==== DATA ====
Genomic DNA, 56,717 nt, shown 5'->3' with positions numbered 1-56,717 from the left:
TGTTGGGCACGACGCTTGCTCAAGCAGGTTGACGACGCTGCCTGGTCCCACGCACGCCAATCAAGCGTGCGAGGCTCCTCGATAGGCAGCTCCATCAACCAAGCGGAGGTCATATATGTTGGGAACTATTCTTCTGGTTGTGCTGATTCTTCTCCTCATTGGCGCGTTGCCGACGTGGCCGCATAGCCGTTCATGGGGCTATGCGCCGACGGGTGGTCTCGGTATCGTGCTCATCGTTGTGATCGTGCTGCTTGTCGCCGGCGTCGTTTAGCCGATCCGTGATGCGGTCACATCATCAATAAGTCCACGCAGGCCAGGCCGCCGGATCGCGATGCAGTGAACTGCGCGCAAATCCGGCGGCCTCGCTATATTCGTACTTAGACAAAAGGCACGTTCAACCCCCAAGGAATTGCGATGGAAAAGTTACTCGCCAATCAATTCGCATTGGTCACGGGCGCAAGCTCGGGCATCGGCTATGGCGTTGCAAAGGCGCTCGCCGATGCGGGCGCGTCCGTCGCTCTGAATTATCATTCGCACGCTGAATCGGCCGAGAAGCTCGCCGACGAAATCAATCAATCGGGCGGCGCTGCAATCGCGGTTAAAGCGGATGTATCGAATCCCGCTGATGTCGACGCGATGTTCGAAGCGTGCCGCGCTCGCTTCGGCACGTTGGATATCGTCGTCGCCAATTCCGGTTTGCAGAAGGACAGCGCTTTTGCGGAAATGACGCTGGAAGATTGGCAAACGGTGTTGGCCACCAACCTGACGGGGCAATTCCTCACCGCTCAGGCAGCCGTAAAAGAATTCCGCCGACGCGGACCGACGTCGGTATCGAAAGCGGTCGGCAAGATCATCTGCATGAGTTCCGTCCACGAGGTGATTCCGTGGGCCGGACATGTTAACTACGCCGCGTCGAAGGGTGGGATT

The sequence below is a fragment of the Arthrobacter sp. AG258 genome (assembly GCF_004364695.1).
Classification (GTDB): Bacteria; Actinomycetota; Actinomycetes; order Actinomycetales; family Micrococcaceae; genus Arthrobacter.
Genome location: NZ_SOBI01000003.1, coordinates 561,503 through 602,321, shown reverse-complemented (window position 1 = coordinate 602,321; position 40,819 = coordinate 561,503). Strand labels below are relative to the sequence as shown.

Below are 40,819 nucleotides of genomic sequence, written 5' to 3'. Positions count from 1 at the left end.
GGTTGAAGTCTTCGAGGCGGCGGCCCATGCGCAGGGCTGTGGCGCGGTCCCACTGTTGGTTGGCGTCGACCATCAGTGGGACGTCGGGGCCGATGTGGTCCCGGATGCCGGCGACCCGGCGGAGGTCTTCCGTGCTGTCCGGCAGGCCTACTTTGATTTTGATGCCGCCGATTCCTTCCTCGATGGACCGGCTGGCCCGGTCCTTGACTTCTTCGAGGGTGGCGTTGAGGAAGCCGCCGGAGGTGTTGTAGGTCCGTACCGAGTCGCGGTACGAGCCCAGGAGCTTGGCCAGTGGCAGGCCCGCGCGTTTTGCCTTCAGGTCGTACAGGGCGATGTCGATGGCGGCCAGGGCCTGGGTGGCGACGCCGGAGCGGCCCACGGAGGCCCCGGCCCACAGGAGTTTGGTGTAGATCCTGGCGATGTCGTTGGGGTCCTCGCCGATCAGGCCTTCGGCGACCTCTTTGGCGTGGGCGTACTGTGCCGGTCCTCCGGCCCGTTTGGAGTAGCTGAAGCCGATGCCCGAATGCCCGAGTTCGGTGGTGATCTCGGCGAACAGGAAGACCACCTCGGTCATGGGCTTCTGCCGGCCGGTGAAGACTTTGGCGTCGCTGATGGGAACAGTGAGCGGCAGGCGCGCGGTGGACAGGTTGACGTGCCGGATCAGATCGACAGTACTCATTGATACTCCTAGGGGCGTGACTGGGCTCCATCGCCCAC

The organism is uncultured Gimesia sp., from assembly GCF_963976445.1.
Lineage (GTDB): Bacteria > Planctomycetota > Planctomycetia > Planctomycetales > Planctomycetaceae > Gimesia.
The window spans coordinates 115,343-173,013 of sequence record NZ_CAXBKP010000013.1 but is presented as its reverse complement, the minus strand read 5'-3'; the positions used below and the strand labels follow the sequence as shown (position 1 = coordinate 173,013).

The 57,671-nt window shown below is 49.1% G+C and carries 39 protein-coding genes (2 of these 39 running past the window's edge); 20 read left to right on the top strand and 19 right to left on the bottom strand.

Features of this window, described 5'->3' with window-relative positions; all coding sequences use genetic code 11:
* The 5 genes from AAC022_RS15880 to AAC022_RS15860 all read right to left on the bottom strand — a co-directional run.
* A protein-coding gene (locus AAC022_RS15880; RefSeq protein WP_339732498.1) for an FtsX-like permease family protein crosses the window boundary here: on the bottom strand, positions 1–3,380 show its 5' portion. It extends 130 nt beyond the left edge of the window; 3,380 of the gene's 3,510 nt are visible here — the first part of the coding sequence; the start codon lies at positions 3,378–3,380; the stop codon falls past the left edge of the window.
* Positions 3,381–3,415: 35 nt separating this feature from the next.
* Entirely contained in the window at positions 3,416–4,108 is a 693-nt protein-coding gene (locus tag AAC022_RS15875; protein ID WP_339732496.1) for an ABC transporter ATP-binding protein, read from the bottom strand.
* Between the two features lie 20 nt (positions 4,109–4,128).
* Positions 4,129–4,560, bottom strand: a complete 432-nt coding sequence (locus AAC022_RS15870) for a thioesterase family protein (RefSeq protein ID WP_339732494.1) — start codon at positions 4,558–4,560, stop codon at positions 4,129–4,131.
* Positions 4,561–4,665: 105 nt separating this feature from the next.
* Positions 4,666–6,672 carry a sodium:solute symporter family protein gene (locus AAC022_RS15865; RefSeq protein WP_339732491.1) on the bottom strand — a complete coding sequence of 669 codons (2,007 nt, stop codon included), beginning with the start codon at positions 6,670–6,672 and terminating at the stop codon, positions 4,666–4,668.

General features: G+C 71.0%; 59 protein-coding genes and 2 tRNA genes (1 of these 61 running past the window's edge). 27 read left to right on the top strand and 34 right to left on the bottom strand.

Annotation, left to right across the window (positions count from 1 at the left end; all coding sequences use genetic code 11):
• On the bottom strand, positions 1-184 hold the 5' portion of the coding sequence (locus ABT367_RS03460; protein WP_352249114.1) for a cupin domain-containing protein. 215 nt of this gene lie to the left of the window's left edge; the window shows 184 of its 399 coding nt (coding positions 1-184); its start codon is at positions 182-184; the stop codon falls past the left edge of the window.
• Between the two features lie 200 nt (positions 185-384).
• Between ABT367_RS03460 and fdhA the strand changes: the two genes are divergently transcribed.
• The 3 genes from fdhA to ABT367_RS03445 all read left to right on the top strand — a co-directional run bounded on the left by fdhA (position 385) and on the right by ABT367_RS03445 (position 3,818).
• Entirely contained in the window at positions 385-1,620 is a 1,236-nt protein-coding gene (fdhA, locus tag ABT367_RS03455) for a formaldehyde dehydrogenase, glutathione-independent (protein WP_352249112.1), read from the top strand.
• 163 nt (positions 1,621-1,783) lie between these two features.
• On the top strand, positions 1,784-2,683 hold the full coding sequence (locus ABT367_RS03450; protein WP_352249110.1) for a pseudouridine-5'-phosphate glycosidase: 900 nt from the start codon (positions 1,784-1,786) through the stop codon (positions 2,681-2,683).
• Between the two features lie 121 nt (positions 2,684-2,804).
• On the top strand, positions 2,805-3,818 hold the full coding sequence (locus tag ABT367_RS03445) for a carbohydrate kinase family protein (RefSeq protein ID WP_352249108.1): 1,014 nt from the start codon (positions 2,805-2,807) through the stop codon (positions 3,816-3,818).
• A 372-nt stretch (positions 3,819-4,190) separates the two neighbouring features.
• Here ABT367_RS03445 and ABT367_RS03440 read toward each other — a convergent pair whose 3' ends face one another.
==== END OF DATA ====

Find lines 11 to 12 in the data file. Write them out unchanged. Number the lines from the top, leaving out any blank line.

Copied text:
The 57,671-nt window shown below is 49.1% G+C and carries 39 protein-coding genes (2 of these 39 running past the window's edge); 20 read left to right on the top strand and 19 right to left on the bottom strand.

Features of this window, described 5'->3' with window-relative positions; all coding sequences use genetic code 11: